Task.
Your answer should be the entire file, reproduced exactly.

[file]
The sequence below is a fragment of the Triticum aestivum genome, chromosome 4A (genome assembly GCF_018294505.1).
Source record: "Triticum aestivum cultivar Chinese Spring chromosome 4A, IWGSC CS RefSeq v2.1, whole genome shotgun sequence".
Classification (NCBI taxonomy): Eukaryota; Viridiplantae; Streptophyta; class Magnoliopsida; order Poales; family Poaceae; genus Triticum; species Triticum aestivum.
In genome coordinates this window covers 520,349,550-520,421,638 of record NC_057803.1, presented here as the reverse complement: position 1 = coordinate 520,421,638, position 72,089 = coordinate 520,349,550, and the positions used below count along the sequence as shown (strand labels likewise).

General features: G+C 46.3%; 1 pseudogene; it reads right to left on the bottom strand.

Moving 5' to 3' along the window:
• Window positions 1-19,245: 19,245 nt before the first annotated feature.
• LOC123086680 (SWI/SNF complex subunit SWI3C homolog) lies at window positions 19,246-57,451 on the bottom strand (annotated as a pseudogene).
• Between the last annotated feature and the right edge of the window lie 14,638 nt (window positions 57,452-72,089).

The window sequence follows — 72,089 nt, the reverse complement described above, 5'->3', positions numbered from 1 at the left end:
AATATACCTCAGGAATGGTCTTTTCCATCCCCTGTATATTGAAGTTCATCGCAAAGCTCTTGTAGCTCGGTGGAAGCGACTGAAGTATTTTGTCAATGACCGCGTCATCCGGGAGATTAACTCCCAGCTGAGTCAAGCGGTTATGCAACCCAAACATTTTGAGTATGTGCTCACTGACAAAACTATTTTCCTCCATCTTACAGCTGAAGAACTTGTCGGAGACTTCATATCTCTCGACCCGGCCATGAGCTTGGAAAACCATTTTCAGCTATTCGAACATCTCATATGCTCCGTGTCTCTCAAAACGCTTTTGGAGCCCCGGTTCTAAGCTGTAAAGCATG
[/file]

The sequence below is a fragment of the Triticum aestivum genome, chromosome 4A (genome assembly GCF_018294505.1).
Source record: "Triticum aestivum cultivar Chinese Spring chromosome 4A, IWGSC CS RefSeq v2.1, whole genome shotgun sequence".
Classification (NCBI taxonomy): Eukaryota; Viridiplantae; Streptophyta; class Magnoliopsida; order Poales; family Poaceae; genus Triticum; species Triticum aestivum.
In genome coordinates this window covers 520,349,550-520,421,638 of record NC_057803.1, presented here as the reverse complement: position 1 = coordinate 520,421,638, position 72,089 = coordinate 520,349,550, and the positions used below count along the sequence as shown (strand labels likewise).

General features: G+C 46.3%; 1 pseudogene; it reads right to left on the bottom strand.

Moving 5' to 3' along the window:
• Window positions 1-19,245: 19,245 nt before the first annotated feature.
• LOC123086680 (SWI/SNF complex subunit SWI3C homolog) lies at window positions 19,246-57,451 on the bottom strand (annotated as a pseudogene).
• Between the last annotated feature and the right edge of the window lie 14,638 nt (window positions 57,452-72,089).

The window sequence follows — 72,089 nt, the reverse complement described above, 5'->3', positions numbered from 1 at the left end:
AATATACCTCAGGAATGGTCTTTTCCATCCCCTGTATATTGAAGTTCATCGCAAAGCTCTTGTAGCTCGGTGGAAGCGACTGAAGTATTTTGTCAATGACCGCGTCATCCGGGAGATTAACTCCCAGCTGAGTCAAGCGGTTATGCAACCCAAACATTTTGAGTATGTGCTCACTGACAAAACTATTTTCCTCCATCTTACAGCTGAAGAACTTGTCGGAGACTTCATATCTCTCGACCCGGCCATGAGCTTGGAAAACCATTTTCAGCTATTCGAACATCTCATATGCTCCGTGTCTCTCAAAACGCTTTTGGAGCCCCGGTTCTAAGCTGTAAAGCATG